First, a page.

GUYS WITH MITERS


 

>English speaking Catholics are going to have to learn all over to to pray. With the release of the news of the revised Order the Mass, I have only a question. WHY? As if there was something wrong with the way I have been praying for at least the last 35 years. And if there was, through Paul VI, John Paul I, and John Paul II, why are you waiting until 2011 to implement the changes. If the American bishops have not earned enough contempt from faithful Catholics, with their management of the sex abuse matters and the financial settlements, wait for the reaction when the public sees the revisions of what is the heart of the worship. Here comes news of the release of the BINDING revised Order the Mass by the US Conference of Bishops which, based on the cited date in the news release, has been with held for two years. Here comes news of what the changes mean, in this copywrited document.  

(See
http://www.usccb.org/liturgy/missalformation/OrdoMissaeWhiteBook.pdf.)

In 2011 the Mass was changing as some kind of nostalgia from Rome for the old ways, as if the old ways, like old wine in new wineskins, would work to bring the youth back into the fold.

Ah the beauty of the language. Read the iambic pentameter of the USCCB announcement of the revisions: “Recently the United States Conference of Catholic Bishops was granted the recognitio for the new English–language translation of significant parts of the Ordo Missae as found in the Missale Romanum, editio typica tertia, including most of those texts used in every celebration of the Holy Mass. The recognitio was granted in response to the request of the USCCB by Bishop William Skylstad, then President of the Conference, who informed Francis Cardinal Arinze, Prefect of the Congregation for Divine Worship and the Discipline of the Sacraments, in a letter dated July 29, 2006, that we, the Latin Church Bishops of the USCCB, approved the translation of the Ordo Missae at its plenary meeting on June 15, 2006.”

Shear poetry! The Pope has decided to concentrate not on evangelizing to the people not in church, but to those of us who were. Someone in Rome apparently did not like the sound of English prayers. Someone in charge of the Congregation for Divine Worship and the Discipline of the Sacraments. Apparently, Francis Cardinal Arinze has not noticed how fewer Italians were showing up for Mass to pray in Italian. Or Belgians failing to show up for Mass to pray in one of their three languages. Or Germans. I wonder if anyone considered how it was that God liked the sounds of our prayers?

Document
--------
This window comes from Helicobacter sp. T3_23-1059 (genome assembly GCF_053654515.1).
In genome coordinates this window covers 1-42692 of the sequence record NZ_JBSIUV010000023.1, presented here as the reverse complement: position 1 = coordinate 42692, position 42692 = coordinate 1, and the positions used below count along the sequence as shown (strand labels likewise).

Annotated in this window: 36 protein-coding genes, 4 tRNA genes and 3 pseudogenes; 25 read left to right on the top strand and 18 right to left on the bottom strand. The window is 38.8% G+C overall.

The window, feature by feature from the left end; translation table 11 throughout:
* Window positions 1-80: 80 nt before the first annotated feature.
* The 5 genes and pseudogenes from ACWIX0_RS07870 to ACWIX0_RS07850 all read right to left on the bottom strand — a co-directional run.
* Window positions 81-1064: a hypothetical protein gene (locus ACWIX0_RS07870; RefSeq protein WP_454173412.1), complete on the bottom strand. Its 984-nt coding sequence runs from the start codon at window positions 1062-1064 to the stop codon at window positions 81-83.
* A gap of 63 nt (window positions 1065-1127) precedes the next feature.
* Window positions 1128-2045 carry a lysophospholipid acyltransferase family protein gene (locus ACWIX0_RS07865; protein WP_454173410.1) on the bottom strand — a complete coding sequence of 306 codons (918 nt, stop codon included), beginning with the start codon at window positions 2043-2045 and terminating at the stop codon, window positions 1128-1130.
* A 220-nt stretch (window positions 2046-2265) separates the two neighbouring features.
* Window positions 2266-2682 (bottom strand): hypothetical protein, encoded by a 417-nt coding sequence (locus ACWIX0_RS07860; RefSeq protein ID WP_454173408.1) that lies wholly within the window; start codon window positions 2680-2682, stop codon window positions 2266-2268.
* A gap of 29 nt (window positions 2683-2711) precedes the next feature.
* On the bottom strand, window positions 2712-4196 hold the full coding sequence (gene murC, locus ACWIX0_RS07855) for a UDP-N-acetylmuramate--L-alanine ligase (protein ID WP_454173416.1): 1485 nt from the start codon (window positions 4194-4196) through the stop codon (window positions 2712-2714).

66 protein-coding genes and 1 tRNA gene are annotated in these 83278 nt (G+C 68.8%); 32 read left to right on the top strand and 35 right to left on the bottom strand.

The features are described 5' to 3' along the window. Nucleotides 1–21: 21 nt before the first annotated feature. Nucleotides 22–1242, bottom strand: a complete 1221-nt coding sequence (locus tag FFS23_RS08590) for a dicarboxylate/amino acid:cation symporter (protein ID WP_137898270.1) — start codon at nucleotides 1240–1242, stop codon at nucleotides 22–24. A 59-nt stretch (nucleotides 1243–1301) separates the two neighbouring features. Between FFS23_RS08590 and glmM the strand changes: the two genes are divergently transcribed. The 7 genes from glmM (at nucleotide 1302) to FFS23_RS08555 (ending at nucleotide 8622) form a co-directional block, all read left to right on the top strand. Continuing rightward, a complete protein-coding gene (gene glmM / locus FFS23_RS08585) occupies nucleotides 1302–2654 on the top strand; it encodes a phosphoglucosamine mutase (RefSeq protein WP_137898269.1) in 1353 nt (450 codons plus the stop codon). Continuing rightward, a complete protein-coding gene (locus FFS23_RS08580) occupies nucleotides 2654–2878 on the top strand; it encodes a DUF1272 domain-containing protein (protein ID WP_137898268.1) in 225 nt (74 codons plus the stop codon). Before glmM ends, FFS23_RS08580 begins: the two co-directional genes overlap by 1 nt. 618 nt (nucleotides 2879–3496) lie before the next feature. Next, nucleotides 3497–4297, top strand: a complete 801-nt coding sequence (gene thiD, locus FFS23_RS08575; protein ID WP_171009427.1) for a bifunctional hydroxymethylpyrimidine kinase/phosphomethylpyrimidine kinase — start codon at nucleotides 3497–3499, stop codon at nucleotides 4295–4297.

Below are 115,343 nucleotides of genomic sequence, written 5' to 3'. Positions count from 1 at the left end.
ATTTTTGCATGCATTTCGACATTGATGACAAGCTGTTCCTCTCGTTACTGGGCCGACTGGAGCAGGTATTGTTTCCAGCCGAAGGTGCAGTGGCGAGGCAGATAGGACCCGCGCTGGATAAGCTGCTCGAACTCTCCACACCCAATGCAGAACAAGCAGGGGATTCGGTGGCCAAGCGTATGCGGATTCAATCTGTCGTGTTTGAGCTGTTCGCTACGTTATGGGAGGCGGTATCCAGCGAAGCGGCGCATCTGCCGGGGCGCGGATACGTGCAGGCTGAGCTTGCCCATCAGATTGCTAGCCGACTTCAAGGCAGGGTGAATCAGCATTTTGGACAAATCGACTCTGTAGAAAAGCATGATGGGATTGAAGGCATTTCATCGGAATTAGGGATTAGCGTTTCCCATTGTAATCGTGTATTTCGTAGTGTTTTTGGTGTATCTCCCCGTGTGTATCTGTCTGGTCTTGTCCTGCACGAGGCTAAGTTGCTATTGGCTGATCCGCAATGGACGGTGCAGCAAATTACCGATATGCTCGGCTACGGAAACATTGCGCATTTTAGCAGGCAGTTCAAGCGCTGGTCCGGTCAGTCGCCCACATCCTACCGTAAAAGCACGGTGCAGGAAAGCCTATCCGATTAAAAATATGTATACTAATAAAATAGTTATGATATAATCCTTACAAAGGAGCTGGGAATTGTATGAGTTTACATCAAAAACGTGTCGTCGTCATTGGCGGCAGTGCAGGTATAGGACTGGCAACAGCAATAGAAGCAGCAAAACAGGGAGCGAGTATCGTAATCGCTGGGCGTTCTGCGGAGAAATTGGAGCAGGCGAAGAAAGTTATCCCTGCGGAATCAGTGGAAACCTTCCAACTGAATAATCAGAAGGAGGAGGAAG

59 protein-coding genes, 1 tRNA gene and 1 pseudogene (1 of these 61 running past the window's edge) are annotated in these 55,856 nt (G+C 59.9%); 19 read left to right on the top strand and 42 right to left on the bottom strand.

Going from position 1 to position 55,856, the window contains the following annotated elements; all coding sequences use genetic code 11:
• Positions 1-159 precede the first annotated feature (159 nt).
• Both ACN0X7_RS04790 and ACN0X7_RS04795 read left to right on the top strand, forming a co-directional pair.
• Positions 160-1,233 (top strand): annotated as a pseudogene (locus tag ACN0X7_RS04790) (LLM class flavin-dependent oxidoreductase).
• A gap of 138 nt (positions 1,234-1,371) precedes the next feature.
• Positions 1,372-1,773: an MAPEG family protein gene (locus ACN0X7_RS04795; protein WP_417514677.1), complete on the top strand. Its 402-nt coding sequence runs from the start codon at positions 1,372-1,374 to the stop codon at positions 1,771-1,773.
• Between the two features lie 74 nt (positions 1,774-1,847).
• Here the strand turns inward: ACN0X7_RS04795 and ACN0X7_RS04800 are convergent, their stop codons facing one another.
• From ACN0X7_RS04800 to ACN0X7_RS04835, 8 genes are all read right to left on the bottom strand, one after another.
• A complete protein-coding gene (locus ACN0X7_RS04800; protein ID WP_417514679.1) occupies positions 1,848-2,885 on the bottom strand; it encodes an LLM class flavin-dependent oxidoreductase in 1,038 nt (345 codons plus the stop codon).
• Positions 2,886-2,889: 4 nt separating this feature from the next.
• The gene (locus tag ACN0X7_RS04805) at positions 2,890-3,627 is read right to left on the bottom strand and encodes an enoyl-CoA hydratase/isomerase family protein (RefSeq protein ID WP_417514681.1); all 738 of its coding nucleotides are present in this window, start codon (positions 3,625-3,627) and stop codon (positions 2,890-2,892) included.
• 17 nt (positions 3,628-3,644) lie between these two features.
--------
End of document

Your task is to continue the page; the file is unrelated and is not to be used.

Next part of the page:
In this changing world, I thought of the indifference of youth. Indifference to religion, to God? How the world had changed with these kids had grown up in the 401K world, the era of leveraged buyouts, hedge funds. Leadership everywhere had been from afar throughout all of their lives. Local bishops now grew up far away, sent here now just as in the days of the British Raj, as the Brits tried to rule India. Corporations were now owned by shareholders from everywhere and in St. Paul, Minnesota this was 3M, the Travelers, Wells Fargo, US Bank, Ecolab.

(POST SCRIPT, on November 21, 2008 to the Guys With Miters)

In June 2008, arguing that the new translation of prayers and other texts for the Mass is too awkward to be proclaimed effectively in parishes in the United States, Auxiliary Bishop of Milwaukee, Richard Sklba, said. “If I have trouble understanding the text when I read it, I wonder how it’s going to be possible to pray with it in the context of worship.” Donald Trautman, Bishop of Erie, used the example of the translation of the Latin “patibulum,” to translate the English “gibbet” as jut one oddity in the new text. In the end, The International Commission on English in the Liturgy (ICEL), the translation body responsible for the Proper of Seasons, failed to gain a two-thirds vote from the bishops to approve the Proper of Seasons in Orlando. The collegiality of the Holy Sea however was missing when it came to the revision in the Order the Mass which was BINDING.


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1 comment so far

  1. paperlessworld on

    It is numbers which reflect the effectiveness of a papacy. The papacy of Pope Benedict reflects The New Exodus, throughout Europe. It was in 2007 that Cardinal Georg Sterzinsky had cut in half the number of parishes due to the debt of $140 million of the Archdiocese of Berlin. Also in German-speaking Austria, Austrian Cardinal Christoph Schönborn reduced the number of parishes from 660 to 150 in September 2012. That was a reduction of 510 churches in his Vienna archdiocese. Joseph Cardinal Ratzinger had shared his personal philosophy of growth before ever being elected pope,and that philosophy was all about pruning back.

    In January 2013, German Cardinal Rainer Maria Woelki announced plans to cut the 105 churches in the Archdiocese of Berlin to 30 parishes by 2020. This seventy percent reduction — over 70 percent — will affect Catholic schools, as well as hospitals, elderly homes and nurseries. Those later mentioned institutions will soon be facing their own reductions to reflect a “diaspora experience.”

    It would appear that a major phase of the pruning back in this papacy for the English-speaking world includes the implementation by the Prefect of the Congregation for Divine Worship and the Discipline of the Sacraments of these changes in the words of the Mass.

    READ MORE on this story: https://paperlessworld.wordpress.com/2011/11/07/how-the-change-in-the-mass-in-english-came-to-be/


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